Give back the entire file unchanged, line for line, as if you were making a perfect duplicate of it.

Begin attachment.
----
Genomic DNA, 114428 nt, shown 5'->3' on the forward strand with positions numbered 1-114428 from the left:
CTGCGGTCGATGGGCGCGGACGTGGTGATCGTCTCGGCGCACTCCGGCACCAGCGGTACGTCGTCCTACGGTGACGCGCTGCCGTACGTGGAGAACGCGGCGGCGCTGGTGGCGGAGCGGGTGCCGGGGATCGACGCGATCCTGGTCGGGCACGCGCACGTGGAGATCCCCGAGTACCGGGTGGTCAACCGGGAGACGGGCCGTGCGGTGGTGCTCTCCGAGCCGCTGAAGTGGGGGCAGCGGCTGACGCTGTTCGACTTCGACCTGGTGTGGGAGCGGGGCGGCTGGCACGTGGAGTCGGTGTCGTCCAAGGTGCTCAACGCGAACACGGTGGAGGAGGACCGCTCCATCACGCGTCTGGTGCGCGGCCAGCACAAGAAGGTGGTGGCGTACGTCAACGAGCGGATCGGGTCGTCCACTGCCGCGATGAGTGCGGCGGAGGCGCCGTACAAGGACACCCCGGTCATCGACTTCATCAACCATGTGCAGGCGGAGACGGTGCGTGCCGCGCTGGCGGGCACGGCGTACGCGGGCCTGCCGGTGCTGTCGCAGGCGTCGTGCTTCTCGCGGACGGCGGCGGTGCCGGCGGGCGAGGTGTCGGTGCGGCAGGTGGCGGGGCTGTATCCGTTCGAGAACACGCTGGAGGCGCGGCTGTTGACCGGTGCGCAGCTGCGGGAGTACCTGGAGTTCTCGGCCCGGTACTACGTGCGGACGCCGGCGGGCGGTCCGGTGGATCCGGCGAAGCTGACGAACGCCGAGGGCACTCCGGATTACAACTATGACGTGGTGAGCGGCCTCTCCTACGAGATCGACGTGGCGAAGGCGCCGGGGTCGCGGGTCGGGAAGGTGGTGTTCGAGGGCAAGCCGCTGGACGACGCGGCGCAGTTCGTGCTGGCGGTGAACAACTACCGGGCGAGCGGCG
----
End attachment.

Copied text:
Genomic DNA, 114428 nt, shown 5'->3' on the forward strand with positions numbered 1-114428 from the left:
CTGCGGTCGATGGGCGCGGACGTGGTGATCGTCTCGGCGCACTCCGGCACCAGCGGTACGTCGTCCTACGGTGACGCGCTGCCGTACGTGGAGAACGCGGCGGCGCTGGTGGCGGAGCGGGTGCCGGGGATCGACGCGATCCTGGTCGGGCACGCGCACGTGGAGATCCCCGAGTACCGGGTGGTCAACCGGGAGACGGGCCGTGCGGTGGTGCTCTCCGAGCCGCTGAAGTGGGGGCAGCGGCTGACGCTGTTCGACTTCGACCTGGTGTGGGAGCGGGGCGGCTGGCACGTGGAGTCGGTGTCGTCCAAGGTGCTCAACGCGAACACGGTGGAGGAGGACCGCTCCATCACGCGTCTGGTGCGCGGCCAGCACAAGAAGGTGGTGGCGTACGTCAACGAGCGGATCGGGTCGTCCACTGCCGCGATGAGTGCGGCGGAGGCGCCGTACAAGGACACCCCGGTCATCGACTTCATCAACCATGTGCAGGCGGAGACGGTGCGTGCCGCGCTGGCGGGCACGGCGTACGCGGGCCTGCCGGTGCTGTCGCAGGCGTCGTGCTTCTCGCGGACGGCGGCGGTGCCGGCGGGCGAGGTGTCGGTGCGGCAGGTGGCGGGGCTGTATCCGTTCGAGAACACGCTGGAGGCGCGGCTGTTGACCGGTGCGCAGCTGCGGGAGTACCTGGAGTTCTCGGCCCGGTACTACGTGCGGACGCCGGCGGGCGGTCCGGTGGATCCGGCGAAGCTGACGAACGCCGAGGGCACTCCGGATTACAACTATGACGTGGTGAGCGGCCTCTCCTACGAGATCGACGTGGCGAAGGCGCCGGGGTCGCGGGTCGGGAAGGTGGTGTTCGAGGGCAAGCCGCTGGACGACGCGGCGCAGTTCGTGCTGGCGGTGAACAACTACCGGGCGAGCGGCG